Firstly, there is a problem of disorganized forms. Many people create their own routines with various movements, but many of these actions contradict the principles of Tai Chi Chuan. Deviating from the theoretical principles of Tai Chi Chuan while creating routines results in a departure from the essence of Tai Chi Chuan. Some routines are a mishmash of different styles, combining elements from various schools, which may appear as a superficial combination but lack internal integration. The five major Tai Chi Chuan styles have their historical origins and should not be mixed together. Additionally, incorporating movements from Long Boxing (Chang Quan) into Tai Chi Chuan is a step backward since Tai Chi

 Chuan evolved from Long Boxing. These phenomena are detrimental to the fitness aspect of Tai Chi Chuan.

Secondly, incorrect practice methods are another issue. Some people excessively pursue foot stomping and exerting force, especially foot stomping. Practicing with incorrect methods can easily lead to knee joint injuries and brain damage, causing long-term harm to the body.

Thirdly, some people prioritize performance and aim for exaggerated postures and high leg lifts. These practices are incorrect and detrimental to physical health. The height of the stance in Tai Chi Chuan does not have a fixed standard; it depends on individual physical conditions. For taller individuals, a higher stance may be suitable, while shorter individuals may adopt a lower stance. It is not accurate to solely emphasize that a low stance is good and a high stance is bad. Tai Chi Chuan should be adapted to the individual.

Fourthly, some individuals introduce Qi Gong too early during the teaching process. Tai Chi Chuan itself is a method of guiding and cultivating Qi. Practitioners should allow the Qi to flow naturally with the mind, rather than forcefully combining movements with breathing. Forcing the synchronization of movements and breathing is a significant mistake and can result in the phenomenon of Qi stagnation and breath-holding.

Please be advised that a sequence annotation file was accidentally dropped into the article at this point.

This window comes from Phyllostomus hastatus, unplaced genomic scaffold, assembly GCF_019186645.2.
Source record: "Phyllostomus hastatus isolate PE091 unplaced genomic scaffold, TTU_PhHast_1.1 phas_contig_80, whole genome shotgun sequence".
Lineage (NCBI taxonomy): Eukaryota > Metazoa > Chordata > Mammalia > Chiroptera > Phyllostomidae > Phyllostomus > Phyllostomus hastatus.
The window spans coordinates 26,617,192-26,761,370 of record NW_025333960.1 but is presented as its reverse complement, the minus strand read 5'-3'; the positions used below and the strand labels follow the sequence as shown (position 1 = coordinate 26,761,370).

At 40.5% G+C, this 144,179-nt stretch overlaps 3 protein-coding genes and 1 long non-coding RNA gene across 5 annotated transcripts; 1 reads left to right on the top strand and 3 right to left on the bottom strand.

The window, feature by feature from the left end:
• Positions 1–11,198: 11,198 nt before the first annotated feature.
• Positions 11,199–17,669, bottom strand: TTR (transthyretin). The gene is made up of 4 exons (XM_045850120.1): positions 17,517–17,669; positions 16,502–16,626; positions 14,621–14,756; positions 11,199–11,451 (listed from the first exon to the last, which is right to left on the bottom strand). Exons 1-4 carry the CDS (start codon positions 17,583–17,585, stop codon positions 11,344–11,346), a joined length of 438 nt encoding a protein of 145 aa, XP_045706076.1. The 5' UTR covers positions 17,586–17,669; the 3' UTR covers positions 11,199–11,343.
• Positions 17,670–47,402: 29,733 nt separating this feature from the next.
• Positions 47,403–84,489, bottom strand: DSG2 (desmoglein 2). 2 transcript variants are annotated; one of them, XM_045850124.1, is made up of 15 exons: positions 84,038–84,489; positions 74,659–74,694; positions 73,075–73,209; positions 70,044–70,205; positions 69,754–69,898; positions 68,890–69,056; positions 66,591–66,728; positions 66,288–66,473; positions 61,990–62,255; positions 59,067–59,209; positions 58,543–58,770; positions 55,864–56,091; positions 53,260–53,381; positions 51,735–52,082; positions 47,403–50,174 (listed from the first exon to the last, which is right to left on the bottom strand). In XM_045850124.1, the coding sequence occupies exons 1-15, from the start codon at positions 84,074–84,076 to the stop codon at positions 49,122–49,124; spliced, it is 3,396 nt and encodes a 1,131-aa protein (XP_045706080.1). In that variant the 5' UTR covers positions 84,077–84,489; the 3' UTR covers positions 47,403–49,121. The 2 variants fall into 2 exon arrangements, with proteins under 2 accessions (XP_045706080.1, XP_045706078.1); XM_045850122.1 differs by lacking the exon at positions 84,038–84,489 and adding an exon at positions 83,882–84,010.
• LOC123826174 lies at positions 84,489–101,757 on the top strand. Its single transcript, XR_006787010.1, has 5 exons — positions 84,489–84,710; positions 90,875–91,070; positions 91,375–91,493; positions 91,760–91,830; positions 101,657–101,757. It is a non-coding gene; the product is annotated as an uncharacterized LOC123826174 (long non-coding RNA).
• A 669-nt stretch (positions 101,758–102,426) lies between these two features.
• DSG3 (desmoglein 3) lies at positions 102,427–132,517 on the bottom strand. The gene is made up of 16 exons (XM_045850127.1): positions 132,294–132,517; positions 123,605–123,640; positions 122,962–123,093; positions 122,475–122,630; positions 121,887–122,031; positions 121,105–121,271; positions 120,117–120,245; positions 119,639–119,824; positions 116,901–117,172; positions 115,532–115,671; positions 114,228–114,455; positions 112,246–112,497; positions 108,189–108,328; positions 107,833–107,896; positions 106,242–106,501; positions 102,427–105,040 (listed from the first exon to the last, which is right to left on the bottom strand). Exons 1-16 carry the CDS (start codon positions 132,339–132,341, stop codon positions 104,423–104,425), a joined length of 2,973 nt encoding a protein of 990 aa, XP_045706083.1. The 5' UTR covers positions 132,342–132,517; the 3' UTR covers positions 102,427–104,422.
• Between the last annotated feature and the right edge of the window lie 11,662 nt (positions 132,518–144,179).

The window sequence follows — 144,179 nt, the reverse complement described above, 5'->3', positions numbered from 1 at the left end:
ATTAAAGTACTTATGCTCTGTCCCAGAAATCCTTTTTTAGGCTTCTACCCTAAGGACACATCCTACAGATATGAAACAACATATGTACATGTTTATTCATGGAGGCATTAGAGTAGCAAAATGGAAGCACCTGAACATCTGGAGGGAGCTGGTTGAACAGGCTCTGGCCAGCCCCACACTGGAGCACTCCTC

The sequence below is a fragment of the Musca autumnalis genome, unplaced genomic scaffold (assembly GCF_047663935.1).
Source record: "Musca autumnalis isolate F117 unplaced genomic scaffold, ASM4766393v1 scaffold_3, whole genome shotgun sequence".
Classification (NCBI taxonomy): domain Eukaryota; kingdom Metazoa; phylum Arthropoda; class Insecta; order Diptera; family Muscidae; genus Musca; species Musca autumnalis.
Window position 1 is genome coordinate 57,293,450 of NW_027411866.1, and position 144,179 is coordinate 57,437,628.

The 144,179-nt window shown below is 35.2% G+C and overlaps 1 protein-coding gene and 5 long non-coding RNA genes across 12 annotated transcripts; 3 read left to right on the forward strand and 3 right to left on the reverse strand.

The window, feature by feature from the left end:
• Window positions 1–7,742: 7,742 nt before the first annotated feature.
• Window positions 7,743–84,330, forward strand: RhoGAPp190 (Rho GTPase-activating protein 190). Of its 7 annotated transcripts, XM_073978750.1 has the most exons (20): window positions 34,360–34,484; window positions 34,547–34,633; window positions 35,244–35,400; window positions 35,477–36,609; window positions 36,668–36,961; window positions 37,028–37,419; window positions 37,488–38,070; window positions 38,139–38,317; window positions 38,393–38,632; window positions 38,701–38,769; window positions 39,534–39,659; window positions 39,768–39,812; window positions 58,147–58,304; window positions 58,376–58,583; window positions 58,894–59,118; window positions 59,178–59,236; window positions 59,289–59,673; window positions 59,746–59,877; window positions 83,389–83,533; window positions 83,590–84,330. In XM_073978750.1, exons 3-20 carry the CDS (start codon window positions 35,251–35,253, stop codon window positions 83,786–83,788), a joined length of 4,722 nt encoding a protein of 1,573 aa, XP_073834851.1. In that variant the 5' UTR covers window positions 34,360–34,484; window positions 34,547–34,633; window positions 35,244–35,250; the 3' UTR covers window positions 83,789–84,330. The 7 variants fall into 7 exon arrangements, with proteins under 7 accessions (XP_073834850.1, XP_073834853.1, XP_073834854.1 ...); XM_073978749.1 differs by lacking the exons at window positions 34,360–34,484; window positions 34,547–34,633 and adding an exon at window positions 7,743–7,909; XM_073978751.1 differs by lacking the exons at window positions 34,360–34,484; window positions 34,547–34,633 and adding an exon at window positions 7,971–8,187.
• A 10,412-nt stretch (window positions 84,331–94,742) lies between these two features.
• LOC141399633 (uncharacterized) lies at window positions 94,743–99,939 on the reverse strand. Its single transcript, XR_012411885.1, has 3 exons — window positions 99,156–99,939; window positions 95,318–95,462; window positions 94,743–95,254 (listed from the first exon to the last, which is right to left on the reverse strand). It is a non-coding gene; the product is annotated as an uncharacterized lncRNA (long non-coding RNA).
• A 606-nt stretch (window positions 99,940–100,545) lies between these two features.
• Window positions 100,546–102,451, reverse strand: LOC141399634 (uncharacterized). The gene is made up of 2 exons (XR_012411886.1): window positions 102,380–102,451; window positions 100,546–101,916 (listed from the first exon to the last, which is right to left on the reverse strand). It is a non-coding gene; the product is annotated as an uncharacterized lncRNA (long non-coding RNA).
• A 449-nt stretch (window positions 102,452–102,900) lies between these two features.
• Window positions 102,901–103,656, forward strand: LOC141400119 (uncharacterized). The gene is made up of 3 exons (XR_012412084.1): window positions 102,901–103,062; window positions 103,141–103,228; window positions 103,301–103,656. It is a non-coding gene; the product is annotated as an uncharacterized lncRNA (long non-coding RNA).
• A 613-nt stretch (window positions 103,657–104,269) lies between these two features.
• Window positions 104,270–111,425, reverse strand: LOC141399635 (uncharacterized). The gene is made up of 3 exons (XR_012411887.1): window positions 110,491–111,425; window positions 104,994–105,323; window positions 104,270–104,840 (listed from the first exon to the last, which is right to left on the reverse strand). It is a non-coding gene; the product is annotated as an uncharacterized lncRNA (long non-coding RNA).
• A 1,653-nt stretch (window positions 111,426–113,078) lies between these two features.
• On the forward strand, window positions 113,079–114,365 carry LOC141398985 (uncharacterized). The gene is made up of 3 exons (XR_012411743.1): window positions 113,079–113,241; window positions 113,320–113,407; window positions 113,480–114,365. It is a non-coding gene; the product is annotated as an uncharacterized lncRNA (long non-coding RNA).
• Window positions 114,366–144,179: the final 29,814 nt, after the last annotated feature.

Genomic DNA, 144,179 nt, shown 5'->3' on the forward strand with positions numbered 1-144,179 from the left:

Fifthly, many people are too eager to learn multiple Tai Chi Chuan routines. As a result, they do not excel in any of them and may even perform them incorrectly. Although they may have learned many routines, they fail to achieve effective exercise. Practicing Tai Chi Chuan requires precision and should not be driven by a desire to learn as many routines as possible.

Sixthly, some instructors who teach Tai Chi Chuan do not practice it themselves. Teaching and practicing Tai Chi Chuan are different aspects. Practicing Tai Chi Chuan can promote health and wellness, while teaching requires mental and physical exertion. If one continuously teaches without practicing, it will naturally harm their own body.

Seventhly, some individuals have excessive attachment to fame and gain, which can negatively impact their cultivation and overall physical and mental well-being. Generally, one’s virtue and skill are interconnected. Without high moral character, skill cannot reach its highest level. Excessive pursuit of fame and gain may prevent one from truly attaining mastery in Tai Chi Chuan.

In my opinion, as individuals, we should not abandon kindness and ideals. We should remain virtuous and humble in the face of wealth and maintain integrity even in times of power. The highest realm of practicing Tai Chi Chuan is self-cultivation and seeking truth. To cultivate truth, one must first cultivate oneself. To cultivate oneself, one must first cultivate the heart. With a righteous heart and a virtuous character, one naturally achieves a state of calmness, harmony, and physical and mental well-being. Therefore, as Confucius said, “The benevolent enjoy long life.”

Leave a Reply